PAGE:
Tanzania is a big country, and the main safari destinations can be split into the north (The Serengeti and Ngorongoro Crater) or the south (The Selous and Ruaha). Most tourists flock to the north as it is comprised of the famed highlights of Tanzania – and rightly so as the wildlife is phenomenal. However, the fame of the north can often overshadow the south, which in our view is one of East Africa’s best kept secrets. West Tanzania is also an option, though this is extremely expensive to get to and hardly any tourists do as a result. As a rough guide – when 70% of travellers head to the north, 25% go to the south, and only 5% or less venture to the West.
Northern Tanzania is expensive (comparatively to the south) but offers unrivalled wildlife viewing and is completely iconic.The South of Tanzania offers better value accommodation than the north, a less touristy experience but is not a classic ‘big 5 safari destination’.
Southern itineraries are usually made up of either three of four nights in both The Selous and Ruaha. For those who want a very short safari and more beach time, then the Selous for four nights can be an easy and dependable option. However, we would recommend trying to combine both if budget allows, as this will provide you with diverse landscapes, wildlife and a range of safari activities.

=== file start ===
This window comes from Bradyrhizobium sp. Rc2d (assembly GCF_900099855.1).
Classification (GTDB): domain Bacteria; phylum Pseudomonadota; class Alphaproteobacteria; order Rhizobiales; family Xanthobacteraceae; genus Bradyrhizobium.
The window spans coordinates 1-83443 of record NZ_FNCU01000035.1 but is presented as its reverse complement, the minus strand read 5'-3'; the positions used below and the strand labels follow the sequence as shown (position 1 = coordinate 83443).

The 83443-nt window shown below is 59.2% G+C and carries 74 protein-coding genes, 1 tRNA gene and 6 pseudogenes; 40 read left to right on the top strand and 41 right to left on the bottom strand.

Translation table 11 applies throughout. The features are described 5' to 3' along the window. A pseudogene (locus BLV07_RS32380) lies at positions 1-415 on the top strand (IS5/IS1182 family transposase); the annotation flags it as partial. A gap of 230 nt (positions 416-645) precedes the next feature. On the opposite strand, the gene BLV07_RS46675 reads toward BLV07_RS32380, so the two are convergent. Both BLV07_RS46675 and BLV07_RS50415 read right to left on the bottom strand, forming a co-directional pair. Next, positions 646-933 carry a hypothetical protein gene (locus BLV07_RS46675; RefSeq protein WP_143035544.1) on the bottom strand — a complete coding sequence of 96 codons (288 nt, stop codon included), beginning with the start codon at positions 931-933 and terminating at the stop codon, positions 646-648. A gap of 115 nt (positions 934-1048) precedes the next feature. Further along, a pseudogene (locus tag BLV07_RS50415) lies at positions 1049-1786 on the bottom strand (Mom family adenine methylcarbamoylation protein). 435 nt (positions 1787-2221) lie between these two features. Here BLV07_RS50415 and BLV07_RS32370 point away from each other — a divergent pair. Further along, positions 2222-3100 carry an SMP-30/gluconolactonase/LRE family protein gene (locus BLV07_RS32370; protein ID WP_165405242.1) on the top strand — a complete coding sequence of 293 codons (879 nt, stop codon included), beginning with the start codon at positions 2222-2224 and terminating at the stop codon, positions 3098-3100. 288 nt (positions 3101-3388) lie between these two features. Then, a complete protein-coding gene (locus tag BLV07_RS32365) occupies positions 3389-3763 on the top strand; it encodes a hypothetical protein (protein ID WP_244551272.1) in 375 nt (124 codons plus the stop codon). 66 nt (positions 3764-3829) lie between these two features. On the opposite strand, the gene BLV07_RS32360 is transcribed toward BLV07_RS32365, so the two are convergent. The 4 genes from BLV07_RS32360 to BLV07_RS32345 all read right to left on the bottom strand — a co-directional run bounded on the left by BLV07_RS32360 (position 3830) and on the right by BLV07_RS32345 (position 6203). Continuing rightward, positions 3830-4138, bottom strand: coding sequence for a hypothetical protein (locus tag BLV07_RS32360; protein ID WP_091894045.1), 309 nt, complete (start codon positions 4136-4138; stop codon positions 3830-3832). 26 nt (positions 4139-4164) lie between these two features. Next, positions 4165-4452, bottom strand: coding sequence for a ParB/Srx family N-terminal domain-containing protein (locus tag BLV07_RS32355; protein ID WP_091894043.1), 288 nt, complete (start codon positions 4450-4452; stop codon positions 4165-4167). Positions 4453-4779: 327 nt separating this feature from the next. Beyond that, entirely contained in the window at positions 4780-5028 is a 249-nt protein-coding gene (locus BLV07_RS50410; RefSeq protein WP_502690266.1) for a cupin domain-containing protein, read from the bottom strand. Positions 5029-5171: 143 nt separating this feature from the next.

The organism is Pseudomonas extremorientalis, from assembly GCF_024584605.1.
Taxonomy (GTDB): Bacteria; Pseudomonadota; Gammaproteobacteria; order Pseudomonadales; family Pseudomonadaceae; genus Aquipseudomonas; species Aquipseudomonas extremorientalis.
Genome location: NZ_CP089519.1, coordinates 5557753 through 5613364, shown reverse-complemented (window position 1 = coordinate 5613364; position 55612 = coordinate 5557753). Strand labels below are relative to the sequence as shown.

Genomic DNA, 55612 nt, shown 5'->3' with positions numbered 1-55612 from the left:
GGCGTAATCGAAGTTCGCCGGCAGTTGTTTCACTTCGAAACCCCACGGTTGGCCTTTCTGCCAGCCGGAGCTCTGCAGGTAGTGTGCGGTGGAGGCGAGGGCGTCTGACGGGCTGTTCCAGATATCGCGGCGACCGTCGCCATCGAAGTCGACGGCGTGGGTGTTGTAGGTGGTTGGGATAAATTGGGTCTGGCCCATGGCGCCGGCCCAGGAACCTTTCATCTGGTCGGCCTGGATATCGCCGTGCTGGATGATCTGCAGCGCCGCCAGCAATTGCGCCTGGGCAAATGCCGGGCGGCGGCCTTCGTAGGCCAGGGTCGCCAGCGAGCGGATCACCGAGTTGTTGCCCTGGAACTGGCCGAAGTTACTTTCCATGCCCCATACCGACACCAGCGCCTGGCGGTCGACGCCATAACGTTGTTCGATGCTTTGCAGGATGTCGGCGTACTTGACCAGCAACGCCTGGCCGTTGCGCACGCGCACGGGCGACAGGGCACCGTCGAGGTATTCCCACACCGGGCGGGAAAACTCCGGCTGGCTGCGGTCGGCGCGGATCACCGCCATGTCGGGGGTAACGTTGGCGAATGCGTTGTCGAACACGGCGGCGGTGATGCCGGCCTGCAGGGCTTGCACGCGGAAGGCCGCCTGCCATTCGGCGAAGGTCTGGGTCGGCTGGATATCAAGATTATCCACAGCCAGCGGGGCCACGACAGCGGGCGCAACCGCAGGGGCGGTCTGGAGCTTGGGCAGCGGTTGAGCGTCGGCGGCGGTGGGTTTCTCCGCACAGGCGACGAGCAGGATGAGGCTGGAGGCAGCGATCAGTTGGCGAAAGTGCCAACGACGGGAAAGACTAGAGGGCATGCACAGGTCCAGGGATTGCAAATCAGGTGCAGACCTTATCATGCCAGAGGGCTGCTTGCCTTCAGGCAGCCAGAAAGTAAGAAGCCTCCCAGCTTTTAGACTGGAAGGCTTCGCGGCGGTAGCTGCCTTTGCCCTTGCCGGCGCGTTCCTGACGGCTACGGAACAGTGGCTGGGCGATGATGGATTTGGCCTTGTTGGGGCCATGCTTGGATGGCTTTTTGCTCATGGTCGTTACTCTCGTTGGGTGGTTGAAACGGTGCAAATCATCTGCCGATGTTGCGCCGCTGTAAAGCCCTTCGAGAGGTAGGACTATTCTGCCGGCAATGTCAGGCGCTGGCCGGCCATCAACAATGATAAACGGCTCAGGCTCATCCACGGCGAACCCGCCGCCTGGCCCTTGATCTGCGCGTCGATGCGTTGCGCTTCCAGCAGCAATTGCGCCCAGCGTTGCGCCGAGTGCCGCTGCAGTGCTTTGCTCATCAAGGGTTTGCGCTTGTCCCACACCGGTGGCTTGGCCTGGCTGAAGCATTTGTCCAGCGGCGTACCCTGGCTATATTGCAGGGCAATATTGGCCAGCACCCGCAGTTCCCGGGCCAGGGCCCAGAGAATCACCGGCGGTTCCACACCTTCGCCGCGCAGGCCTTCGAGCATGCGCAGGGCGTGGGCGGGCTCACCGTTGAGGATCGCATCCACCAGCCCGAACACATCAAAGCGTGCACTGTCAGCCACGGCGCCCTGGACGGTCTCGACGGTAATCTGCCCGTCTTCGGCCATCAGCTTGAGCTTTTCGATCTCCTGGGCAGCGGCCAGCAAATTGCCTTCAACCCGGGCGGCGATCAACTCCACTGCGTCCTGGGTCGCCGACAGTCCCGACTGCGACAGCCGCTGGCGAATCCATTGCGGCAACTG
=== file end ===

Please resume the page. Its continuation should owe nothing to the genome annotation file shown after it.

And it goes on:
Very few travellers head to Katavi and Mahale because the flights are simply very expensive, and the few lodges available there are too. If you did go though, you can either fly from Arusha via the Serengeti or from Dar, but via a night or two in Ruaha. Flights only operate a few days a week though, so the west is usually only doable for those with a big budget who are very set on visiting it and who will revolve their entire holiday around doing so.The south is king. Great value accommodation, authentically wild parks, no other vehicles, fantastic wildlife, close to the beach… I am glad people do flock to the north, otherwise the very thing which makes the southern parks so special will be lost.